• This course focuses on American southern old-time string band music, bluegrass, and early country song. We draw on cultural theory to explore the development of these musics throughout the 20th/21st centuries as well as the influences of African-American musical expression, class, gender, and music revivalism. We will consider old time and bluegrass both from an historical perspective and ethnographically as vital forms of folk expression in communities today. The course will include weekly reading/listening assignments, occasional film screenings, written assignments based on the reading, and midterm and final essays. If possible and depending on logistics, we will include an optional performance component: interested students will learn to play old time music by ear and develop a repertoire of traditional dance music. Prior experience with old time music is not necessary, but a working knowledge of one of the following acoustic instruments is required: fiddle (violin), cello, banjo, guitar, upright bass, mandolin, harmonica, ukulele, and others. (music, ethnomusicology, American studies, performance, race, class, gender)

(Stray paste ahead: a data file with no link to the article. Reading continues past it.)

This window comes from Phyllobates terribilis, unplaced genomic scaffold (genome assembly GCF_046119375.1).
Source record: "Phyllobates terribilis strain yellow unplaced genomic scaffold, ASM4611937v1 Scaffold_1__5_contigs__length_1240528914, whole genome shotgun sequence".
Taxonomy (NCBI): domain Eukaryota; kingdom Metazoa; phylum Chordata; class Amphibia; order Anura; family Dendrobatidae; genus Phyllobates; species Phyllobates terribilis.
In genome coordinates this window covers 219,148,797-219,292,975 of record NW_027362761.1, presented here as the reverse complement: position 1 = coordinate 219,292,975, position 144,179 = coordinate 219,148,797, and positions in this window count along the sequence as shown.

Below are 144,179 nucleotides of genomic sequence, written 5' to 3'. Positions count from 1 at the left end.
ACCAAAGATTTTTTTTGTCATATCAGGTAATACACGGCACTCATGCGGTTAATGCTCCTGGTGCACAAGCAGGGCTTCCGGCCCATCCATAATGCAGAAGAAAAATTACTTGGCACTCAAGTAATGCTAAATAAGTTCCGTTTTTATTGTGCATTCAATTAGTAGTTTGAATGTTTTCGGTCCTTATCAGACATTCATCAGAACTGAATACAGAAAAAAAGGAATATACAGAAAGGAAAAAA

• Time and Narrative: Pandemics: Main Question: How do people, communities, and cultures understand, make sense of, and react to pandemics, both historically and now, given COVID-19? Course Description: The shock of suffering and death from the COVID-19 pandemic prompts many to speak of it as unprecedented. In fact, there have been many instances of global pandemics, from the Bubonic Plague of the Middle Ages to the Great Influenza of 1918 to the AIDS pandemic beginning in the 1980s. This class will examine historical, social, cultural, and scientific perspectives on how humans have understood and reacted to infectious disease across cultures and centuries and will provide insight as we seek to reconstruct our lives and societies. We will also investigate how our own particular identity and positionality lead to different consequences for each of us.This transdisciplinary course will involve research, hands-on investigation, and creative expression. We will focus on pandemics from multiple perspectives - biology, epidemiology, and public health policy, as well as history, politics, ethnography, oral history, literature, and other expressive arts. Students will undertake individualized study-analyze scientific data, conduct research in archives and via social media, interview pandemic survivors, and other projects -- and reflect on their own experiences and collectively share their findings through public forums, media, scholarship, creative writing, and journalism. Approaches: #epidemiology, #publicHealth, #history, #journalism, #ethnography